Slaine: I think I have worked my entire life to get just to where I am at today. I didn't want to let that slip away by being shelved and forgotten about, which can happen nowadays. I think that you have to put out a lot of stuff in order to stay in people consciousness so I mean personally I just had that date in mind for when I was going to release something and I had promoted to my fans, I wanted to put something out. Basically that album (The Devil Never Dies) is made purely on anger, so I just went and locked myself in the studio and made the mixtape so it would come out on the date my album was supposed to come out. The other mixtape was kind of made in a time period of anger too; I just get emotional and just go into the studio and make music, which is kind of my solution. That's why I recorded so much music this year.
Do you think in this day and age that putting out a mixtape is much more effective then putting out a hit single?
Slaine: Ya. I mean a single nowadays is so, unless you are on a major and you are plugged into radio payola in the pop radio system, a single is really not even going to have much effect. You go to any of these websites and there are 15 new singles everyday. It is oversaturated. It used to be that you would put out a 12' and you would have classic underground type of songs that would last for a long time because it took time to print them and they would run the course. For instance they would play a song for like every week they were on for a couple months and that would give it is proper due and it run its proper course. Now all the shows, if somebody played something on a Sunday night, then on the next Sunday that song is old, so it is a much faster process, so i think that a mixtape has a much longer shelf life then a single, of course it takes a lot more effort to make a mixtape then a single too so...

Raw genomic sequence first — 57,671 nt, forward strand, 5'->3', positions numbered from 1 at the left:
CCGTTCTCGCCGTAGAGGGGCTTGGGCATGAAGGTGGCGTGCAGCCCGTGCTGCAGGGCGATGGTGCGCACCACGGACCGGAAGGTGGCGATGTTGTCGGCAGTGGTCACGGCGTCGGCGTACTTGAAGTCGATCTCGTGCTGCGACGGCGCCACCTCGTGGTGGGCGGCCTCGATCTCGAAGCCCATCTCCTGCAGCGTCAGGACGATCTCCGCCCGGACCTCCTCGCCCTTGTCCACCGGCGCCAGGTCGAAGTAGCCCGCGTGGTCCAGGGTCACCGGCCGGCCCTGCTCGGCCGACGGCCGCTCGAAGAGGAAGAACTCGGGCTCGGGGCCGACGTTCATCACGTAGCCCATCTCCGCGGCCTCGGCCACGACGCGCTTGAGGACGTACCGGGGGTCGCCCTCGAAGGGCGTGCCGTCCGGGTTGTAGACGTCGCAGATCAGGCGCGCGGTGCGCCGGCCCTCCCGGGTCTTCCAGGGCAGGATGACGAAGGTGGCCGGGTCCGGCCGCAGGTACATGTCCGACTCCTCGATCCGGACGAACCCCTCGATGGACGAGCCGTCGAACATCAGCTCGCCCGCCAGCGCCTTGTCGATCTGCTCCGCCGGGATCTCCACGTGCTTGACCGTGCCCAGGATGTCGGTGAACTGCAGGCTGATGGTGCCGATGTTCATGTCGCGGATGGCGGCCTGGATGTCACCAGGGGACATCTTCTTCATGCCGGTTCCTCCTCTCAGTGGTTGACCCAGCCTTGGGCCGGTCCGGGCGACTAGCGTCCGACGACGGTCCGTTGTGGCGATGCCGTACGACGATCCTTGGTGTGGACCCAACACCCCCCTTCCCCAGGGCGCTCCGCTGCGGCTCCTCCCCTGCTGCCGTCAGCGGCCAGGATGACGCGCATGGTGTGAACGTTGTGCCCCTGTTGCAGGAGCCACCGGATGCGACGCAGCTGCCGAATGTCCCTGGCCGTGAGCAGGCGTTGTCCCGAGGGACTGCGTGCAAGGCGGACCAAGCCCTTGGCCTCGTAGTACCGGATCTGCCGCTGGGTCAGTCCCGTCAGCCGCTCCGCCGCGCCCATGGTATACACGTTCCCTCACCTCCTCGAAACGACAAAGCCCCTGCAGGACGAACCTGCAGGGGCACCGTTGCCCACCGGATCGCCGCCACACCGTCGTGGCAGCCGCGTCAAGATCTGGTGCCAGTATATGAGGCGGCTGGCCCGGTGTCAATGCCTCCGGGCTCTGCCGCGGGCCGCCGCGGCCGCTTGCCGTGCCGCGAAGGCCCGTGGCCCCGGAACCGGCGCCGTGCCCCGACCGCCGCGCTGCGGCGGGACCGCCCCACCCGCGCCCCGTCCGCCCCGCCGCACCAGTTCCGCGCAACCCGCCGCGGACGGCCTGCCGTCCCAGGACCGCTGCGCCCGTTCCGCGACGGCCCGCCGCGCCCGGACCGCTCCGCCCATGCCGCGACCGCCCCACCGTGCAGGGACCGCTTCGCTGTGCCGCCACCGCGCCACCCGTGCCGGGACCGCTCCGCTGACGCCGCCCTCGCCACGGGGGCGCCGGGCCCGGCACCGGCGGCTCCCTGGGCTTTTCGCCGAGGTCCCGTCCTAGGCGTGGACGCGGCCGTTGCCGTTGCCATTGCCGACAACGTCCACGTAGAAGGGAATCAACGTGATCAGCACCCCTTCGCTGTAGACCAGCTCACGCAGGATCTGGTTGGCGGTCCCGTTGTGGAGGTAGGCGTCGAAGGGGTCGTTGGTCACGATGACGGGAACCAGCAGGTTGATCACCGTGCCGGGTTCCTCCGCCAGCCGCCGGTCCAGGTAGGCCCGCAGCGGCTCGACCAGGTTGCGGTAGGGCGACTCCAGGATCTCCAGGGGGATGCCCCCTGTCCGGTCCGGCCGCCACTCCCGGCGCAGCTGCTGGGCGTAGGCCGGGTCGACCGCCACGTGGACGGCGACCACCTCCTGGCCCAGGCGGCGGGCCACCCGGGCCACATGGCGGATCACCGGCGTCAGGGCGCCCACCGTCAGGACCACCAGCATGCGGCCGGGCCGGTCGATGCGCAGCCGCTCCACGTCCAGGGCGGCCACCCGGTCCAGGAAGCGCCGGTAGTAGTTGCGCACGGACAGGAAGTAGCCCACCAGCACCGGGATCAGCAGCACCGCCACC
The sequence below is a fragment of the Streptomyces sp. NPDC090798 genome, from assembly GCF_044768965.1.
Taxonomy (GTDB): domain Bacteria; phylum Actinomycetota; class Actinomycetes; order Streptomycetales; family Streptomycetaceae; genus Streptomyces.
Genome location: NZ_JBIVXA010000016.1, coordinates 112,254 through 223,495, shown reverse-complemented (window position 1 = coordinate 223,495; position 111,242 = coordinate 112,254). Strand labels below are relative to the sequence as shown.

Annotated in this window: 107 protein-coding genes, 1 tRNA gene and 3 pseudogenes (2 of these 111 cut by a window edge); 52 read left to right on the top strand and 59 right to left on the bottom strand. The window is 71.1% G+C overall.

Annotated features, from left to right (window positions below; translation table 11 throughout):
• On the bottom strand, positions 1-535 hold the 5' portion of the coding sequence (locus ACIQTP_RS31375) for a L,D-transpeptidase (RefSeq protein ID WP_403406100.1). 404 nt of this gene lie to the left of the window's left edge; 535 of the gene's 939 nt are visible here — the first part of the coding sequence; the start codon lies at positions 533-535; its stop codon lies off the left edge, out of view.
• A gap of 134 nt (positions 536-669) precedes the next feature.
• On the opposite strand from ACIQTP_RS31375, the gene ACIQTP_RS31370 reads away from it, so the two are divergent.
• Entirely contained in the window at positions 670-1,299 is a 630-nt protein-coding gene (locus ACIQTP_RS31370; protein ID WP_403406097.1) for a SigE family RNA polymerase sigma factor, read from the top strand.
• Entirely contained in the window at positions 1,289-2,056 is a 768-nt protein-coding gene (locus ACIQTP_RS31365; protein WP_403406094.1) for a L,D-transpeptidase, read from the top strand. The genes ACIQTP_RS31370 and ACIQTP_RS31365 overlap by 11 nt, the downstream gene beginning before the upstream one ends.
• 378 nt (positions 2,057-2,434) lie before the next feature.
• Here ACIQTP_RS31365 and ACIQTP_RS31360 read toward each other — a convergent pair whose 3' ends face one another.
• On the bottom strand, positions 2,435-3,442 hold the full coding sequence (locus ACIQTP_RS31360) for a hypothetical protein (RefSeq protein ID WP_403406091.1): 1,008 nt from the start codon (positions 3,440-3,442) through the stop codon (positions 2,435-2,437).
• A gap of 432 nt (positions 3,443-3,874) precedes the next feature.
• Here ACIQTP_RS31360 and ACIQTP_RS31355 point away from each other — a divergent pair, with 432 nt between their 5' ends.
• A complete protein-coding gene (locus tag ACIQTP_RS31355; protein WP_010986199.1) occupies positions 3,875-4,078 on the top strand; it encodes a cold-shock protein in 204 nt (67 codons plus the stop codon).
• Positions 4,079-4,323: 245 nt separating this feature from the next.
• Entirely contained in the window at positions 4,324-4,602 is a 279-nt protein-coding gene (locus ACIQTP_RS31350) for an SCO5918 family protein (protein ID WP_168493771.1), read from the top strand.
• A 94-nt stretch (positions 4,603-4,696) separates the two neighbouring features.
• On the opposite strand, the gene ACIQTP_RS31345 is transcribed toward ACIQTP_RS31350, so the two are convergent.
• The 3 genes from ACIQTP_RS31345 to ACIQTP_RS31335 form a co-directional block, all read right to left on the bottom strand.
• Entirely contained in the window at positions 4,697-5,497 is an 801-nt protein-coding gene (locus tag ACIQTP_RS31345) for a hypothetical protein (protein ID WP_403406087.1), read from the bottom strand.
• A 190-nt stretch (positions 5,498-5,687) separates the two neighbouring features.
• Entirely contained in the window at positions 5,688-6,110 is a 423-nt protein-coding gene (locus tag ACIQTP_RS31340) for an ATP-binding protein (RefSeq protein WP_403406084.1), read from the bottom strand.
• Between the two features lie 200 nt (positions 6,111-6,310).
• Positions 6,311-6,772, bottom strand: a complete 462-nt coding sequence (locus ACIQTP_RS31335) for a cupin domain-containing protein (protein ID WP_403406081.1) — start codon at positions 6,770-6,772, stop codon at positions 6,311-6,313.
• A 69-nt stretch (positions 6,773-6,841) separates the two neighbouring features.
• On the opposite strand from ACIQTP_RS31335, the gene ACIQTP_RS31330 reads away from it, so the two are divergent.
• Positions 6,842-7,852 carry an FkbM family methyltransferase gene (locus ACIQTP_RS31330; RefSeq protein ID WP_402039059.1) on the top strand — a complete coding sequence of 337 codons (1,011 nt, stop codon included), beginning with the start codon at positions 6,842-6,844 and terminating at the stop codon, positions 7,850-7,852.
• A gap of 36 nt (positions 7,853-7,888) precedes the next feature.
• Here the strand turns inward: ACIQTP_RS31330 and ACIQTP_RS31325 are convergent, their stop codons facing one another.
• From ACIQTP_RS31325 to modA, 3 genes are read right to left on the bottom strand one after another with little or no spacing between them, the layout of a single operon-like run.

How are you able to put so much emotion into all your tracks?
Slaine: You know I'm an emotional person. It's basically that's how i deal with shit, you know? So you are naturally going to get, like I said the way I take my anger out is to make music about it, that is how I stay healthy so, I don't really think I am that angry of a person in my everyday life because I get through it with my music.
Aside from your music career you also have a budding movie career. How do you balance the two?
Slaine: Its tough because really I guess you could argue that I should be pursuing my movie career right now. But I have a movie coming out in March with Brad Pitt, James Gandolfini and Ray Liotta called Cogen's Trade, but right now it is time for my album. I am really focussed on my music career, my music is what really got my movie career started and my music is .... . I really enjoy both and I will probably be acting for the rest of my life, but right now music is, it has been my life up until this point and just wanted to give it its proper due. So I won't be acting until the rest of this year.
How do your co-stars react when they find out you are a rapper?
Slaine: It's different. I mean some of them laugh and are like really? I mean I don't really fit people stereotypical image of a rapper. You know the way that I talk and the way that I look for some reason it just doesn't fit their image of it so, I think they are surprised when they hear my music and its good. Not that I go around playing my music to everybody but it usually comes out that I am a rapper and people dig and look and a couple weeks into a movie people are like awwww wow your good, I like that. It changes people's image and perception of me.
Do you have any other acting roles coming up?
Slaine: Well, I mean I am going on tour right through December so I kind of don't even want to tempt myself because I don't want to cancel the tour. I have cancelled my last couple tours because I always seem to get movies. Holy shit.... I just remembered something. FUCK. (laughing), shit I just missed an audition (laughing), well that fitting...